Last month, Darrell and Cyrene went online to apply for the mayor’s $25 million in micro-grants that would help them pay their 40 employees. The computer rejected their application midway through the online form. They couldn’t get emergency funds and remain closed.

It turns out the District government bases its business and emergency grant programs on guidelines set up by the federal Small Business Administration, guidelines that specifically reject sex-oriented “prurient” businesses.

“This is a restriction that applies for our other grant programs like Great Streets as well,” said Sybongile Cook, director of business development under the deputy mayor for planning and economic development. “When developing the Microgrant Program [for virus-related losses] it mirrored the SBA eligibility.”

According to the SBA restriction, a qualified applicant “does not present live performances of a prurient sexual nature or derive directly or indirectly more than de minimis gross revenue through the sale of products or services, or the presentation of any depictions or displays, of a prurient sexual nature.”

John Falccichio, the Deputy Mayor for Planning and Economic Development and Mayor Muriel Bowser’s chief of staff, confirms the exclusion. “It is the long-standing policy of the District of Columbia that adult entertainment venues are not eligible for small business grant programs,” he says. He did not say why all nightclubs were included.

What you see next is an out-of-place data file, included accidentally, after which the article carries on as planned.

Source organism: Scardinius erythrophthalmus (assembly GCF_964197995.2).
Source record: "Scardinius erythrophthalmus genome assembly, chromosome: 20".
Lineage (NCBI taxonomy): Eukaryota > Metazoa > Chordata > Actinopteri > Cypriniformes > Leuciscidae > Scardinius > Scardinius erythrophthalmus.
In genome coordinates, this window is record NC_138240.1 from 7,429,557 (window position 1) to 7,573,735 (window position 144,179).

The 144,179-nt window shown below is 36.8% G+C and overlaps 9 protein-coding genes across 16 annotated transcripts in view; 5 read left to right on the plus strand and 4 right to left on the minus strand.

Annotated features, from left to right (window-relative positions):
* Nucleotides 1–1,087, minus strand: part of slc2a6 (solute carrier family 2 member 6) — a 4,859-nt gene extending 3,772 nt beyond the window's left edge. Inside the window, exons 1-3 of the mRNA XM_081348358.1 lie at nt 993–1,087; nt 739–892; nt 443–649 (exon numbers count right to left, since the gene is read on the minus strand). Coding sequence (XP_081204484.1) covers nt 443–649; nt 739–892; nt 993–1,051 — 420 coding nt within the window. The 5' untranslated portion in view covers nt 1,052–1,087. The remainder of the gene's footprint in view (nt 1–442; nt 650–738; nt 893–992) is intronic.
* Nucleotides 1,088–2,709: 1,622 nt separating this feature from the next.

D.C. Council Chairman Phil Mendelson says the disparate treatment of nightclubs had not been highlighted as an issue, but is planning to investigate the issue more thoroughly. “I will look into this,” he tells City Paper.

The city’s few nude establishments have been a target for several decades. The  District long ago tightened restrictions on where nude dancing businesses can even be located, with the existing downtown strip clubs grandfathered in. Nightclubs that feature nude dancing must have an official nude entertainment “endorsement” added to their licenses. 

Angry owners of nightclubs with and without nude dancers say the District has no problem taking in millions of dollars in tax revenue, including hundreds of thousands of “prurient” dollars in sales, business, and other taxes from the nightclub industry’s seven or eight clubs feature nude dancing. 

Earlier this year, the District’s 70-page study of the overall nightlife industry—including bars, restaurants, nightclubs, and event spaces—said the industry is responsible for 65,000 jobs, contributes about $7 billion to the local economy, and pays $562 million in direct tax revenue.

“In a city that talks about equality all the time, the District is unequally treating nightclubs differently,” says Lee, the coordinator of the D.C. Nightlife Council, made up of a variety of entertainment businesses. “It’s something they could have fixed and refused to fix it. It’s outrageous.” The association laid off Lee during the virus crisis.